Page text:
The World War II Multimedia Database

For the 72 Million

The Surrender of Japan, August-September 1945

In August 1945, the Japanese situation was desperate. The major cities were devastated by atomic or conventional attack, and the casualties numbered in the millions. Millions more were refugees, and the average consumption was below 1200 calories a day. The fleet was lost, and the merchant shipping could not leave home waters or sail from the few possessions still held without braving submarine or mine attack. Oil stocks were gone, rubber and steel were in short supply, and the Soviets were moving against the only sizable forces the Japanese had left, the Kwantung Army in Manchuria. They were a starving and undersupplied force. Many divisions had transferred to the Pacific, where they died in the island battles.

Clearly the time to surrender had come. Incredibly, many in the military wanted to fight on, preferring death to capitulation. The cabinet, made up of elder statesmen, tried to send out peace feelers through neutral Sweden, Soviet Union, and Switzerland as early as June 1945. The only condition was the continued existence of the of Imperial Throne. Unwilling or unclear of the Japanese offer, the Allies refused and issued the Potsdam Declaration on July 26th.

The Emperor was sympathetic to the peacemakers. The Army members of the cabinet were not willing to give up, and Prime Minister Kantarō Suzuki had to move carefully. If there was a perceived weakness in the cabinet, even the Emperor might be assassinated. The idea that the Emperor would support surrender was inconceivable to many in both the Army and the Navy. Suzuki cautiously sought out others on the cabinet, finding all but two generals in support. On July 28, the government issued a carefully worded response to the Potsdam Declaration, which unfortunately used a word with a double meaning. English-language broadcasts used the word “ignore” and the Western press picked up that sentiment. Truman announced he had rejected the peace offer and dropped the atomic bombs.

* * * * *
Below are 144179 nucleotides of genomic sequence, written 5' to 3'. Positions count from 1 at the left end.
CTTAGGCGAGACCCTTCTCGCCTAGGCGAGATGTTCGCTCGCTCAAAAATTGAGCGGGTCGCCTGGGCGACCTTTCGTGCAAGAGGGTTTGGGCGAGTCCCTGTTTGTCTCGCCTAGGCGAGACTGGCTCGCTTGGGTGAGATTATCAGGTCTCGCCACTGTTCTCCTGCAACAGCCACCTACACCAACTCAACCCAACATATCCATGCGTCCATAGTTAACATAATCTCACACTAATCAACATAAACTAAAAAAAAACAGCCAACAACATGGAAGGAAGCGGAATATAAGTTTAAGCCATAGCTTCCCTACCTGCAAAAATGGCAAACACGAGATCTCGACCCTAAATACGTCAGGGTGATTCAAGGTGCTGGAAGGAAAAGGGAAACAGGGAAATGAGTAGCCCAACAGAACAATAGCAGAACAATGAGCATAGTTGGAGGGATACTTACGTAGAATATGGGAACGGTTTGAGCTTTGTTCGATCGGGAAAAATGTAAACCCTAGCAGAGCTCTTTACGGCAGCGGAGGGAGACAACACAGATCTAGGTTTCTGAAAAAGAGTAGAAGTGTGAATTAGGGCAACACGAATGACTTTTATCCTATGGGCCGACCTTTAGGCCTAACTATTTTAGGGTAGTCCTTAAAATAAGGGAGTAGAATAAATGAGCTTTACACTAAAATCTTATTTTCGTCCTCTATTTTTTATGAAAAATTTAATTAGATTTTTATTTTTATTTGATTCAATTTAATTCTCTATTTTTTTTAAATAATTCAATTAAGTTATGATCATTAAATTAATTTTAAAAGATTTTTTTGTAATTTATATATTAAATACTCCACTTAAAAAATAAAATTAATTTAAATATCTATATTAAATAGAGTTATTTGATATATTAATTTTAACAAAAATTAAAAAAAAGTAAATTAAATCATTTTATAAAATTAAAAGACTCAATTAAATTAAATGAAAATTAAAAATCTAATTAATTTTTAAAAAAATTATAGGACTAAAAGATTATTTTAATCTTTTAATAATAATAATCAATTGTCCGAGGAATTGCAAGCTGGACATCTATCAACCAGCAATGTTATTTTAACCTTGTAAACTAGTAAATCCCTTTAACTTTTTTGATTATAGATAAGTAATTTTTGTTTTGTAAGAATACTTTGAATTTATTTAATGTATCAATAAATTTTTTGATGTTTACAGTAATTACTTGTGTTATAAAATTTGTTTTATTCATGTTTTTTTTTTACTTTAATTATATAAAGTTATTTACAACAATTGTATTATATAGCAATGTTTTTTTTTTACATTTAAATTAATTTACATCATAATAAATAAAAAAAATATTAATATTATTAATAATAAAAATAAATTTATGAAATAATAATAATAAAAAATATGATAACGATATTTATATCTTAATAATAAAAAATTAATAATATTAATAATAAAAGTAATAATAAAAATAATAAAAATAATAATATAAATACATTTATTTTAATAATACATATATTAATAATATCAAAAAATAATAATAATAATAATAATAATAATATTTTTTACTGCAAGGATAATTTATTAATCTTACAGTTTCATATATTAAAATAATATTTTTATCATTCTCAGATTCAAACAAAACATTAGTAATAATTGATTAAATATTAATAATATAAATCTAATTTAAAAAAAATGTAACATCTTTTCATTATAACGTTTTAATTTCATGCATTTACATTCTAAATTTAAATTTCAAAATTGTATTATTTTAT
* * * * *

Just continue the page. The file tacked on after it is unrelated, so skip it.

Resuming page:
Truman accepted the surrender, and announced that the war was over on August 15. Wild celebrations occurred in every Allied capital and most cities. United States Army General Douglas C. MacArthur arrived at Atsugi Airfield on August 30th. His staff, lightly armed with pistols, wondered if they would meet a firing squad. As they arrived, thousands of Japanese civilians surrounded the plane and gave him a warm welcome. The occupation of Japan was about to begin.

On September 2nd, 1945, a huge force of Allied ships gathered in Tokyo Bay. Aboard the battleship USS Missouri, the Japanese signed the Instrument of Surrender, watched by thousands of Allied representatives and the crew. MacArthur presided over the signing, accompanied by his former subordinate General Jonathan M. Wainwright, who had been a POW since 1942. General Arthur Percival, commander at Singapore in 1942, was also present.

The Japanese Imperial Forces began surrendering in massed formations over the next six weeks. By October 7, 1945, when 1,000,000 Japanese Army soldiers were surrendered in Peking, many Japanese soldiers were being sent home. The Soviet POWs would wait years to return to Japan. The last one declared his intention to go home in 2006.

Next Post

Previous Post

Leave a Reply

This site uses Akismet to reduce spam. Learn how your comment data is processed.

© 2024 The World War II Multimedia Database

Theme by Anders Norén